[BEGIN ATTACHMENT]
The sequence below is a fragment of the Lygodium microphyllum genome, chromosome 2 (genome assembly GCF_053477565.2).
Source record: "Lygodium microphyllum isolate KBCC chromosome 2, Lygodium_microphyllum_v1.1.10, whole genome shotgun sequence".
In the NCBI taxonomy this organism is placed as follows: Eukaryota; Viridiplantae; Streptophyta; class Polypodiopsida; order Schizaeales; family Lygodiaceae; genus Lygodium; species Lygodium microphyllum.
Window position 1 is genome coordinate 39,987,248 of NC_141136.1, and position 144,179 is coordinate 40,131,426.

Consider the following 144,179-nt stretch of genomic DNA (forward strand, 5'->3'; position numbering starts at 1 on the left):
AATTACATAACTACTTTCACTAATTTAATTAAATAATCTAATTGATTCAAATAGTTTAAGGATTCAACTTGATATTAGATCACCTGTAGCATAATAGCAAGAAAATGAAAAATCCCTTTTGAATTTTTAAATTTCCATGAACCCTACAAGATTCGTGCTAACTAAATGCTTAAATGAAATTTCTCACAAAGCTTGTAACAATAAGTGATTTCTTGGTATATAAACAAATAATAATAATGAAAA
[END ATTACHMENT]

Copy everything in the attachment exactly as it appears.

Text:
The sequence below is a fragment of the Lygodium microphyllum genome, chromosome 2 (genome assembly GCF_053477565.2).
Source record: "Lygodium microphyllum isolate KBCC chromosome 2, Lygodium_microphyllum_v1.1.10, whole genome shotgun sequence".
In the NCBI taxonomy this organism is placed as follows: Eukaryota; Viridiplantae; Streptophyta; class Polypodiopsida; order Schizaeales; family Lygodiaceae; genus Lygodium; species Lygodium microphyllum.
Window position 1 is genome coordinate 39,987,248 of NC_141136.1, and position 144,179 is coordinate 40,131,426.

Consider the following 144,179-nt stretch of genomic DNA (forward strand, 5'->3'; position numbering starts at 1 on the left):
AATTACATAACTACTTTCACTAATTTAATTAAATAATCTAATTGATTCAAATAGTTTAAGGATTCAACTTGATATTAGATCACCTGTAGCATAATAGCAAGAAAATGAAAAATCCCTTTTGAATTTTTAAATTTCCATGAACCCTACAAGATTCGTGCTAACTAAATGCTTAAATGAAATTTCTCACAAAGCTTGTAACAATAAGTGATTTCTTGGTATATAAACAAATAATAATAATGAAAA